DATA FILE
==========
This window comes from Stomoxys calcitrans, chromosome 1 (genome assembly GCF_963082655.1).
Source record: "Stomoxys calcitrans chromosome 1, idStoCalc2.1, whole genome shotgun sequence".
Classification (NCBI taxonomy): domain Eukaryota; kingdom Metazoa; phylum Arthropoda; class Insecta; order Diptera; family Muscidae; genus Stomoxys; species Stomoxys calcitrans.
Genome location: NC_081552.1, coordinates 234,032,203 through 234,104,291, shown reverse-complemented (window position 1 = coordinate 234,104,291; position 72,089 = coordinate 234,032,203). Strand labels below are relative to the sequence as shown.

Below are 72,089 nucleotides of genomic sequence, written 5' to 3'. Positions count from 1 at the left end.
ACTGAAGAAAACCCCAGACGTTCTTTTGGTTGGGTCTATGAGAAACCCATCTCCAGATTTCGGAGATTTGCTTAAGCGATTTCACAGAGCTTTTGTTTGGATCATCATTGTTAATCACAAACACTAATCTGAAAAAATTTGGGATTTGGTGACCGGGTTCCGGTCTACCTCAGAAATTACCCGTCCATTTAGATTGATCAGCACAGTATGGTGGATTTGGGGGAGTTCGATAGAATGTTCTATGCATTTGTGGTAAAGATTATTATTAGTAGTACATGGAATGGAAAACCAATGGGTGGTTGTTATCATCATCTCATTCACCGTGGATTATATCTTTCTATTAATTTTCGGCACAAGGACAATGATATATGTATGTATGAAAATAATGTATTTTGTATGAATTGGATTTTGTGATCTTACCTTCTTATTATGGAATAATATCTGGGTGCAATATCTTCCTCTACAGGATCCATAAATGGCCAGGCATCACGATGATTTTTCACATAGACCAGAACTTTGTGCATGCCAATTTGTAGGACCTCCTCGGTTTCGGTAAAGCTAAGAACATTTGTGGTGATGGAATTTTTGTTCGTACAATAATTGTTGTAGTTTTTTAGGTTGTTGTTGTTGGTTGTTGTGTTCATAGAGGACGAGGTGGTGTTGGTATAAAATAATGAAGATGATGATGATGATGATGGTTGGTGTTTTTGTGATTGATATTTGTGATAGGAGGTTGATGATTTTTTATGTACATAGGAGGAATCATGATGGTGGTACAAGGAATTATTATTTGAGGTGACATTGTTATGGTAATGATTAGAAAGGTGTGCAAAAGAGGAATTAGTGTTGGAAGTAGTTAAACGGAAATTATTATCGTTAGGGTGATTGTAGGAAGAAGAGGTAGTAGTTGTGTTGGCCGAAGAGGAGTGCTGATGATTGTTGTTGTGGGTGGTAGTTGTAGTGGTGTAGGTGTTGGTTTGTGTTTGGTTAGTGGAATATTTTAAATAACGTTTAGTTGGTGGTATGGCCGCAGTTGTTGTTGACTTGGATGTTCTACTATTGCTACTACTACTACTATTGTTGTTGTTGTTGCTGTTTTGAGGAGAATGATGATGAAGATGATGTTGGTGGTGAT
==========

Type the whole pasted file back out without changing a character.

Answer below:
This window comes from Stomoxys calcitrans, chromosome 1 (genome assembly GCF_963082655.1).
Source record: "Stomoxys calcitrans chromosome 1, idStoCalc2.1, whole genome shotgun sequence".
Classification (NCBI taxonomy): domain Eukaryota; kingdom Metazoa; phylum Arthropoda; class Insecta; order Diptera; family Muscidae; genus Stomoxys; species Stomoxys calcitrans.
Genome location: NC_081552.1, coordinates 234,032,203 through 234,104,291, shown reverse-complemented (window position 1 = coordinate 234,104,291; position 72,089 = coordinate 234,032,203). Strand labels below are relative to the sequence as shown.

Below are 72,089 nucleotides of genomic sequence, written 5' to 3'. Positions count from 1 at the left end.
ACTGAAGAAAACCCCAGACGTTCTTTTGGTTGGGTCTATGAGAAACCCATCTCCAGATTTCGGAGATTTGCTTAAGCGATTTCACAGAGCTTTTGTTTGGATCATCATTGTTAATCACAAACACTAATCTGAAAAAATTTGGGATTTGGTGACCGGGTTCCGGTCTACCTCAGAAATTACCCGTCCATTTAGATTGATCAGCACAGTATGGTGGATTTGGGGGAGTTCGATAGAATGTTCTATGCATTTGTGGTAAAGATTATTATTAGTAGTACATGGAATGGAAAACCAATGGGTGGTTGTTATCATCATCTCATTCACCGTGGATTATATCTTTCTATTAATTTTCGGCACAAGGACAATGATATATGTATGTATGAAAATAATGTATTTTGTATGAATTGGATTTTGTGATCTTACCTTCTTATTATGGAATAATATCTGGGTGCAATATCTTCCTCTACAGGATCCATAAATGGCCAGGCATCACGATGATTTTTCACATAGACCAGAACTTTGTGCATGCCAATTTGTAGGACCTCCTCGGTTTCGGTAAAGCTAAGAACATTTGTGGTGATGGAATTTTTGTTCGTACAATAATTGTTGTAGTTTTTTAGGTTGTTGTTGTTGGTTGTTGTGTTCATAGAGGACGAGGTGGTGTTGGTATAAAATAATGAAGATGATGATGATGATGATGGTTGGTGTTTTTGTGATTGATATTTGTGATAGGAGGTTGATGATTTTTTATGTACATAGGAGGAATCATGATGGTGGTACAAGGAATTATTATTTGAGGTGACATTGTTATGGTAATGATTAGAAAGGTGTGCAAAAGAGGAATTAGTGTTGGAAGTAGTTAAACGGAAATTATTATCGTTAGGGTGATTGTAGGAAGAAGAGGTAGTAGTTGTGTTGGCCGAAGAGGAGTGCTGATGATTGTTGTTGTGGGTGGTAGTTGTAGTGGTGTAGGTGTTGGTTTGTGTTTGGTTAGTGGAATATTTTAAATAACGTTTAGTTGGTGGTATGGCCGCAGTTGTTGTTGACTTGGATGTTCTACTATTGCTACTACTACTACTATTGTTGTTGTTGTTGCTGTTTTGAGGAGAATGATGATGAAGATGATGTTGGTGGTGAT